When customer service is done right, a problem gets resolved and the customer walks away happy, even relieved.
When it is done wrong, the customer is left feeling stuck and helplessly infuriated.
An acquaintance of mine recently experienced the latter with a financial company that shall remain nameless to protect the guilty. My acquaintance, who will be referred to as X, had an urgent question and complaint over the weekend, but the financial company had no avenue of contact for weekend questions via e-mail, chat, or phone and no self service center. So X waited until Monday afternoon.
She called the toll-free number given but it was all automated and there was no option to talk to a live person, which was not going to be helpful due to the nature of her question. So X spent a good half hour trying to find a way to get her question to a real person.
She finally found a phone number that led to a live agent and of course there was a long wait. When is the wait ever short? However, the company offered a call back option so she didn’t need to be tied to her phone. She was rather pleased with that option and took it, but kept the phone tied to her hip just in the unlikely case they called back early.
She got the call back a half hour later and what does she find? An agent who’s accent is almost impossible to understand and the service system is down. So, X could wait another two hours and call back, start the process all over and waste a perfectly good evening, or call tomorrow.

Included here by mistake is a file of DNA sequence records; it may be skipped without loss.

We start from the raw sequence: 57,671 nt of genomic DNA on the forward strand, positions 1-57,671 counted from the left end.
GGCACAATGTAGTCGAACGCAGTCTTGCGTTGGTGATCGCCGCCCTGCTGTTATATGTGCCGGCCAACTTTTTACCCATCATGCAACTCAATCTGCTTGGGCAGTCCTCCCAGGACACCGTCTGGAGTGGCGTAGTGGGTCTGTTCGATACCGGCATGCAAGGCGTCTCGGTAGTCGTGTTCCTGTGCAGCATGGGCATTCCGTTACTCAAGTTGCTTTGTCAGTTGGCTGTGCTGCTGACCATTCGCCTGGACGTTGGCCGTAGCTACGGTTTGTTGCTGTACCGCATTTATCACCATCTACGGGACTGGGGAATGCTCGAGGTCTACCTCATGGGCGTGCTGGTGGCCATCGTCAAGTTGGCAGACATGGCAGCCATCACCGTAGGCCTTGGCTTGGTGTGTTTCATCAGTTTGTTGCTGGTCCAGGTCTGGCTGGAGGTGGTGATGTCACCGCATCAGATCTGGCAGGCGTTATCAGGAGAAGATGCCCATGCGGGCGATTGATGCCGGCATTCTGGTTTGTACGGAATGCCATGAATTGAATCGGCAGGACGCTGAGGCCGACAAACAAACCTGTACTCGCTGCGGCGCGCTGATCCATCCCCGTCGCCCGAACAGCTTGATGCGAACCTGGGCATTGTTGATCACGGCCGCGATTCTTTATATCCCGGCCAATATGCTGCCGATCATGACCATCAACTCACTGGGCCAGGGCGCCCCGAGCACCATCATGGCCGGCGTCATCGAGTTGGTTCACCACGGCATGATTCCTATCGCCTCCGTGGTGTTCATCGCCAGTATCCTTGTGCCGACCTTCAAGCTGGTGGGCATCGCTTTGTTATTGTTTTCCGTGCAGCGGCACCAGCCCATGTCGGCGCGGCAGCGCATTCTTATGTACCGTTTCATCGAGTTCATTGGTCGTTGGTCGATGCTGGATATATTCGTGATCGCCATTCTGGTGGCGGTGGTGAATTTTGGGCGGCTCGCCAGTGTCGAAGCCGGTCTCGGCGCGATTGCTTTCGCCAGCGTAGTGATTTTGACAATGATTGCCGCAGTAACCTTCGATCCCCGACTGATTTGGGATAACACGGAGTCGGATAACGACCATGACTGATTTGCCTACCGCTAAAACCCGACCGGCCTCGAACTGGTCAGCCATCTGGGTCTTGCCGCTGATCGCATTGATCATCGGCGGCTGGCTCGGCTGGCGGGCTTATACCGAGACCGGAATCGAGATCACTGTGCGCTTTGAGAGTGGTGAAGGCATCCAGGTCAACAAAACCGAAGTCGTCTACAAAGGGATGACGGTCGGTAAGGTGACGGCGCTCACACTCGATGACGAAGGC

“You’ve got to be kidding me,” she said in frustration to the agent. Such a comment is rhetorical and does not require an answer; yet the agent who obviously didn’t understand what a rhetorical comment is, responded anyway without sympathy and without apology.
Remember Charlie Brown and his efforts to finally kick the football Lucy was holding for him? Every year she would hold the football, and every year she would pull the ball away and Charlie Brown landed right on his back. If Charlie Brown expressed some scepticism with the arrangement, Lucy would make all sorts of promises and Charlie Brown would run up to kick the ball and Lucy would (wait for it) pull it away, leaving Charlie Brown on his back.
X felt like Charlie Brown. They both received promises they thought would be honored. They both thought that finally, they were going to achieve their goal. But no, those promises were broken in short order. Lucy snatched the football away. Again.
The moral of that story is: don’t leave your customers feeling like Charlie Brown. Don’t give the promise of customer service with no follow-through. Have multiple avenues for a customer to use. Make those options simple.
Self-service centers are great because the customer can get to them at any time, day or night; but make sure there is substance to it. Cover every possible question or concern, and for those complaints you can’t cover, have a way to contact an actual agent. Live Chat is one way. Email with autoresponse and autoalert is another. And of course, there is the good old telephone.
Visit PhaseWare’s Home Page. We have an entire arsenal of customer service software that makes answering questions and fixing problems easy on the customer and on you. So help Charlie Brown’s aching back and head. Let PhaseWare hold the football.